Bengaluru: Many religions preach turning to God in times of strife, and evidence suggests that may be actually what happens across the world. A recent paper by Jeanet Sinding Bentzen of the University of Copenhagen shows that unpredictable adverse shocks result in people seeking a closer relationship with God or finding a reason for the event by attributing it to an act of God. To measure adverse life events, the author uses earthquakes, which are difficult to predict as well as quantifiable and well-documented.
To measure religiosity, she uses results from the World Values Survey and European Values Study, which ask questions on the importance of God and religion in one’s life. The combined data allows her to analyse the effect of earthquake risk on religiosity for 424,099 individuals across 96 countries during 1981-2009.
She finds that individuals in districts with higher earthquake risk are more religious than those living in areas with lower earthquake risk. A one standard deviation increase in earthquake risk is seen to increase religiosity by 8-11% of a standard deviation and the effect is more pronounced in districts with low average incomes, education and population densities.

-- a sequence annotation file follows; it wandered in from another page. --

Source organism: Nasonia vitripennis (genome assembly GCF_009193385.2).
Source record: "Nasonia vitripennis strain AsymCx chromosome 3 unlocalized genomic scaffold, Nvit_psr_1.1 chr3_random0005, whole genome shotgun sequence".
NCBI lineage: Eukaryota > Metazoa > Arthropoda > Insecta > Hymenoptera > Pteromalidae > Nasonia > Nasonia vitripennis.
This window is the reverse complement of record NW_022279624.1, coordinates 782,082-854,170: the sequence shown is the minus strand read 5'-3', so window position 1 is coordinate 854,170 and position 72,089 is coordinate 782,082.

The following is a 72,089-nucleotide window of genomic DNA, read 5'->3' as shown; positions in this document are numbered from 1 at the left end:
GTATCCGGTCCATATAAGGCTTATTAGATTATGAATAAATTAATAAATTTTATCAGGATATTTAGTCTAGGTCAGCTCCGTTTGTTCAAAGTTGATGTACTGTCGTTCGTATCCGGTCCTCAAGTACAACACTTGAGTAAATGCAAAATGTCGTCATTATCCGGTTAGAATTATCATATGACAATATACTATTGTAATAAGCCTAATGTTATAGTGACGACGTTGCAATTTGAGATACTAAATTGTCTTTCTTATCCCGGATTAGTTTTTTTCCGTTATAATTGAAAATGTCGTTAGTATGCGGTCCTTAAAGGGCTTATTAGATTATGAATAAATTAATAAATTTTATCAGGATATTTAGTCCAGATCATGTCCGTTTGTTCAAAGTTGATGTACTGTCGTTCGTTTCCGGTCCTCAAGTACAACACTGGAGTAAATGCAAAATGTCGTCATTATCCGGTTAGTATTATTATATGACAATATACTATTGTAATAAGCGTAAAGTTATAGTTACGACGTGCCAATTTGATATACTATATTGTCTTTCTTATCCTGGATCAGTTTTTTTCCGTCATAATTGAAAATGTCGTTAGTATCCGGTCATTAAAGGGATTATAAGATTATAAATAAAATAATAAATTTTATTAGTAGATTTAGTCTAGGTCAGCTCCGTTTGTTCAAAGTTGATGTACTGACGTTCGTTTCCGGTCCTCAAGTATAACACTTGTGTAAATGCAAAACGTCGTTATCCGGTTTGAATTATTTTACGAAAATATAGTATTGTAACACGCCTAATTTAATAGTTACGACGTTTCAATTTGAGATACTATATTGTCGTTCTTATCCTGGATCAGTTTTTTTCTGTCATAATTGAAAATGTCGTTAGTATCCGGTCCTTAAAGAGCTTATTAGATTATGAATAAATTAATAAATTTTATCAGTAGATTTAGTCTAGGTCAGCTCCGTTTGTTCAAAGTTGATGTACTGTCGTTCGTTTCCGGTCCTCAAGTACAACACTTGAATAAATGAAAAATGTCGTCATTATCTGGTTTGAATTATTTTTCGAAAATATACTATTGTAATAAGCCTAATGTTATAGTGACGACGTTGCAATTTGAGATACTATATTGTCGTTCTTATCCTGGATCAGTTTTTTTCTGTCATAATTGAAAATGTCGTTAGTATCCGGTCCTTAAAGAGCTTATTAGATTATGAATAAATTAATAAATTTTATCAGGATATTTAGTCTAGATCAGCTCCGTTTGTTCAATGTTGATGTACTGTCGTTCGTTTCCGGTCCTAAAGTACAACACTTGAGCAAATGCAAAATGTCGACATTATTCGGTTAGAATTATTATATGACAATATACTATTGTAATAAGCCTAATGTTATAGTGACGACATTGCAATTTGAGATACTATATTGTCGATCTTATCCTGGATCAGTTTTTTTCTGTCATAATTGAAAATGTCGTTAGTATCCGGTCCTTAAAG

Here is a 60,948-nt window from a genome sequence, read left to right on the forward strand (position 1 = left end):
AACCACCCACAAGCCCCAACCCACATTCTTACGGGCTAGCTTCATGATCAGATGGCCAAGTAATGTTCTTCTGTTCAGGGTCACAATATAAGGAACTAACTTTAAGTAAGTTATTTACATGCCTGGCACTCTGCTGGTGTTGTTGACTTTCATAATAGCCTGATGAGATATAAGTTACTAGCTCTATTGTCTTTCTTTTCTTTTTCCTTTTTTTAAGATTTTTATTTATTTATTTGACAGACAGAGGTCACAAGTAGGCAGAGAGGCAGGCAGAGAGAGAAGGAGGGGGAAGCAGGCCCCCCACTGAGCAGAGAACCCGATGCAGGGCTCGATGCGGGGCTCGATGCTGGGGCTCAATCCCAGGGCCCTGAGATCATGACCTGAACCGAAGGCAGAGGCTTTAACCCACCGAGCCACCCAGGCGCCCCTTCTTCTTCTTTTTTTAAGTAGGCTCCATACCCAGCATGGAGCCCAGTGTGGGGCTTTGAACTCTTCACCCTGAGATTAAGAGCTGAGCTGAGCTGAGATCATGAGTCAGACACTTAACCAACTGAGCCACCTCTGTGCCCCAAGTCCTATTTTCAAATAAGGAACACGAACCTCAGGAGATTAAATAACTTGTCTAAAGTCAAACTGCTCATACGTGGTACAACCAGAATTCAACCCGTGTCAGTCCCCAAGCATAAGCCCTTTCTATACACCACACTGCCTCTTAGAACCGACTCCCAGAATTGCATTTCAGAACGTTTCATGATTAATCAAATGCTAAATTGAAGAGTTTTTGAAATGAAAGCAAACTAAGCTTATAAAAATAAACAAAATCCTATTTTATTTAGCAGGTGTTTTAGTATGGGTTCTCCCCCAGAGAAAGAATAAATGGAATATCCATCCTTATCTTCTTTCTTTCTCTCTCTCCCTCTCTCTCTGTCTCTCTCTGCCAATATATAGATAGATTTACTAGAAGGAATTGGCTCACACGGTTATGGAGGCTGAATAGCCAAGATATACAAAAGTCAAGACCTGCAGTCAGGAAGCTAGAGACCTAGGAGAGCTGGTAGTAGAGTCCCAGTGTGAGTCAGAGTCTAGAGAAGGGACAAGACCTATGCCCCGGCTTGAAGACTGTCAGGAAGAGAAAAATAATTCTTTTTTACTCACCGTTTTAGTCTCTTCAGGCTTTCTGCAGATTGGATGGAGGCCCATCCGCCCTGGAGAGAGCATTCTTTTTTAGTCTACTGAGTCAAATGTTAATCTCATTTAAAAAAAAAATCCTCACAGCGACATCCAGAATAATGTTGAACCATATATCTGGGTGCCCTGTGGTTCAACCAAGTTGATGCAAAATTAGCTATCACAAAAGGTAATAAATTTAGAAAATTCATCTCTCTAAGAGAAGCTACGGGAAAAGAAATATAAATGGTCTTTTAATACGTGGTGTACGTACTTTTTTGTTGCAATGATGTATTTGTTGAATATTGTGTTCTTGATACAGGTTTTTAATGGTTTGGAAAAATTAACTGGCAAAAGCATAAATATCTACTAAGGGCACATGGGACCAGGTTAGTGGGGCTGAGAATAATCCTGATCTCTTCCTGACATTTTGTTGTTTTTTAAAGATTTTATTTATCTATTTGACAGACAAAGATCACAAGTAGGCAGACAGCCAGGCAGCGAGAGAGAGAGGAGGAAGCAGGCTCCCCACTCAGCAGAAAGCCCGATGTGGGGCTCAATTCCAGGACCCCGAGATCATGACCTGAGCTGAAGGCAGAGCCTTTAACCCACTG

Even on non-survey measures, religiosity increases. For instance, people were seen to search Google for “God", “Jesus", “the Bible", and “Pray" more often in US states where earthquake risk was higher. According to the author, this happens because religious coping is a type of emotion-focused coping which helps manage distress. While the short-term spike in religiosity abates with time, like cultural values, religiosity too is passed on to future generations.
The paper shows that individuals with parents from countries with high earthquake risk are more religious than those with parents from low earthquake risk areas. These findings support earlier studies that have shown negative shocks, such as unemployment and divorce, can increase faith and highlight the enduring power of religion.
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